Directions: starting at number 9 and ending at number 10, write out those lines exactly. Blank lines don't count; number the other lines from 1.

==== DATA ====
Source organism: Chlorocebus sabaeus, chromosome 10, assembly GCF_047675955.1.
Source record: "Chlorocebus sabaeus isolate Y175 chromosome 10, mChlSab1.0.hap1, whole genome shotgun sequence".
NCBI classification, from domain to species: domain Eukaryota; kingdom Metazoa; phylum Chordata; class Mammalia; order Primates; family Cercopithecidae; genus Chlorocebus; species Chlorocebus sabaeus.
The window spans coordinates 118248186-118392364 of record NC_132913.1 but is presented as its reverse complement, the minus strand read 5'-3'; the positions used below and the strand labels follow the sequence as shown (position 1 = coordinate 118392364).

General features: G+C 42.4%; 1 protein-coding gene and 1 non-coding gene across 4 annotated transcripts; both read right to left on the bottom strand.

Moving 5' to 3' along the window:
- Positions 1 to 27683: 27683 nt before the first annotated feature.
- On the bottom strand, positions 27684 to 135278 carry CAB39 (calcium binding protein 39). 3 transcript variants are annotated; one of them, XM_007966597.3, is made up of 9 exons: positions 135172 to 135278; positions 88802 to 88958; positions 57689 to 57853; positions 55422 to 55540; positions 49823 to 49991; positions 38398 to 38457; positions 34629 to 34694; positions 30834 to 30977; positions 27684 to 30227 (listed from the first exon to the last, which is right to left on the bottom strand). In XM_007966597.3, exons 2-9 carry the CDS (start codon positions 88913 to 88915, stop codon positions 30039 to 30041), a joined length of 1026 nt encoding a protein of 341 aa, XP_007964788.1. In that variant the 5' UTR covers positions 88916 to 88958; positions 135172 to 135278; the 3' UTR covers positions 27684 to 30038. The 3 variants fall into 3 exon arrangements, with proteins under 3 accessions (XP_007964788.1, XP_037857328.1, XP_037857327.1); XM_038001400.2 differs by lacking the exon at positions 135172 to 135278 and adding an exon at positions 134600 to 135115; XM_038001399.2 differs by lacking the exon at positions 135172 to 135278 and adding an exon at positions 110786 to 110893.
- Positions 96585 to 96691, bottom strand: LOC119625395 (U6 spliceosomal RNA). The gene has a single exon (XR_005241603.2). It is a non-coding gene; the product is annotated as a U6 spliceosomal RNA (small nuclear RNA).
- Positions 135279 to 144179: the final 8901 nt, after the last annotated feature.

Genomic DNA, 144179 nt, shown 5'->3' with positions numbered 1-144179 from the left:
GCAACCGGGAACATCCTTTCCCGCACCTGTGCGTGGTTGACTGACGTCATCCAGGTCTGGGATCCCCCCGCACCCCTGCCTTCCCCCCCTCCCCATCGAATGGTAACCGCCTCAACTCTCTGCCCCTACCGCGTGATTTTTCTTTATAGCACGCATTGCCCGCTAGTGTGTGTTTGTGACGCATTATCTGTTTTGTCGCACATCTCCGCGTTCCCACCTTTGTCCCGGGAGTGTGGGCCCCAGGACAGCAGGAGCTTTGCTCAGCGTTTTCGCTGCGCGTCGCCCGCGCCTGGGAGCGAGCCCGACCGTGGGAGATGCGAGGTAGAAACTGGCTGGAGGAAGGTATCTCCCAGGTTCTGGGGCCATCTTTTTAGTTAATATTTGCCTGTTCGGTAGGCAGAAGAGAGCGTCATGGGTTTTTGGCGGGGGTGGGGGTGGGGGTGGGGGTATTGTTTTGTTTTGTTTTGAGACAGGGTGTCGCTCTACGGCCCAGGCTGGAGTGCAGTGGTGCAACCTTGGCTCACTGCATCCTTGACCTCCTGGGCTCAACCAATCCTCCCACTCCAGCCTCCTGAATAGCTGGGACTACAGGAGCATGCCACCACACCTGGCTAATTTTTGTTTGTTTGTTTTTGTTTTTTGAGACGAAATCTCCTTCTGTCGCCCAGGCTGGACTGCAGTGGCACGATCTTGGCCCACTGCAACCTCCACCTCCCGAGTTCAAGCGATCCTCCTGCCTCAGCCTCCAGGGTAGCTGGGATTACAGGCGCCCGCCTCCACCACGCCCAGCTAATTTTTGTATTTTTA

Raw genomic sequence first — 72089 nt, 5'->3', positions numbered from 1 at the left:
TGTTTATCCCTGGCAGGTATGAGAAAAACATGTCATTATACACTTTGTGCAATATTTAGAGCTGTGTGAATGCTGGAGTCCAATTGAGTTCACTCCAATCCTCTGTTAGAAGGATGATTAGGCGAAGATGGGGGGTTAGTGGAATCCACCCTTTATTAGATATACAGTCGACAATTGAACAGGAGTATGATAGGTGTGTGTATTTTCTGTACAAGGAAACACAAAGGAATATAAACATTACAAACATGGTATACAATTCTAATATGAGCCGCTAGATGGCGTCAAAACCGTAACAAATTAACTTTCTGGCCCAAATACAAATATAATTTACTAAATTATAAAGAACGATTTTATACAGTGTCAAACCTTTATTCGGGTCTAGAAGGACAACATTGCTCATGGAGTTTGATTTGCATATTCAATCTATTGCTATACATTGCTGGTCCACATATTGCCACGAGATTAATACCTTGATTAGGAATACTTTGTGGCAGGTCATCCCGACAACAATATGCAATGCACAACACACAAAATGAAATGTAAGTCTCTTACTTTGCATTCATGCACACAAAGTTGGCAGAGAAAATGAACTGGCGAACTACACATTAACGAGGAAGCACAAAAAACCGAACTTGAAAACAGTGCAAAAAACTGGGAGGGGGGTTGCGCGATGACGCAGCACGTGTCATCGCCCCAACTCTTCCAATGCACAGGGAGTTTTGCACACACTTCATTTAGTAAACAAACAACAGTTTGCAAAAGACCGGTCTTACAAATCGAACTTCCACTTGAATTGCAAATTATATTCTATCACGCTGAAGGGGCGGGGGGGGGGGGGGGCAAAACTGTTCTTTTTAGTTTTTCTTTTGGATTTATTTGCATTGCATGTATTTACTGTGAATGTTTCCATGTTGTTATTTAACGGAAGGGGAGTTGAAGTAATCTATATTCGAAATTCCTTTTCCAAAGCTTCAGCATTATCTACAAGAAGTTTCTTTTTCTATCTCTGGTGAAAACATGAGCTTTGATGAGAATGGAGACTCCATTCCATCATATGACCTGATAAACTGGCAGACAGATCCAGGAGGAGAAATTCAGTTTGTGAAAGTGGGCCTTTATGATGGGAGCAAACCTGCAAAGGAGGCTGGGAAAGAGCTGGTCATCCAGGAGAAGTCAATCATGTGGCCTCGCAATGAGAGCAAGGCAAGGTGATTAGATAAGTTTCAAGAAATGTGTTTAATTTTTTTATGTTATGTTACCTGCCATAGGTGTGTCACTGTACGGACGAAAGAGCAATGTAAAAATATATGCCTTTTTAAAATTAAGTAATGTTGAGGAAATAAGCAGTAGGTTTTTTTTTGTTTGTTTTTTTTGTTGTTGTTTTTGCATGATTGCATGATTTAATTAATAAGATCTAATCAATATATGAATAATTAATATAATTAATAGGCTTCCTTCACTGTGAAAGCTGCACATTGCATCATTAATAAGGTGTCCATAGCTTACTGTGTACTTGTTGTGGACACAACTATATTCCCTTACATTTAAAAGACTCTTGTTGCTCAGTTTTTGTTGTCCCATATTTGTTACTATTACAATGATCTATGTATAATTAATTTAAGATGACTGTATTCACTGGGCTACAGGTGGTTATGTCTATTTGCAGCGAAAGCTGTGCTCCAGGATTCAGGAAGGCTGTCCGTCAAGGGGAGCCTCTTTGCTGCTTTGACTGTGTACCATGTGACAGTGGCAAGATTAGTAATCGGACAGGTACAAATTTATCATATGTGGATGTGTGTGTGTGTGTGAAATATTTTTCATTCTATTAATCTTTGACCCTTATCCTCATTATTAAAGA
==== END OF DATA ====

- Positions 96585 to 96691, bottom strand: LOC119625395 (U6 spliceosomal RNA). The gene has a single exon (XR_005241603.2). It is a non-coding gene; the product is annotated as a U6 spliceosomal RNA (small nuclear RNA).
- Positions 135279 to 144179: the final 8901 nt, after the last annotated feature.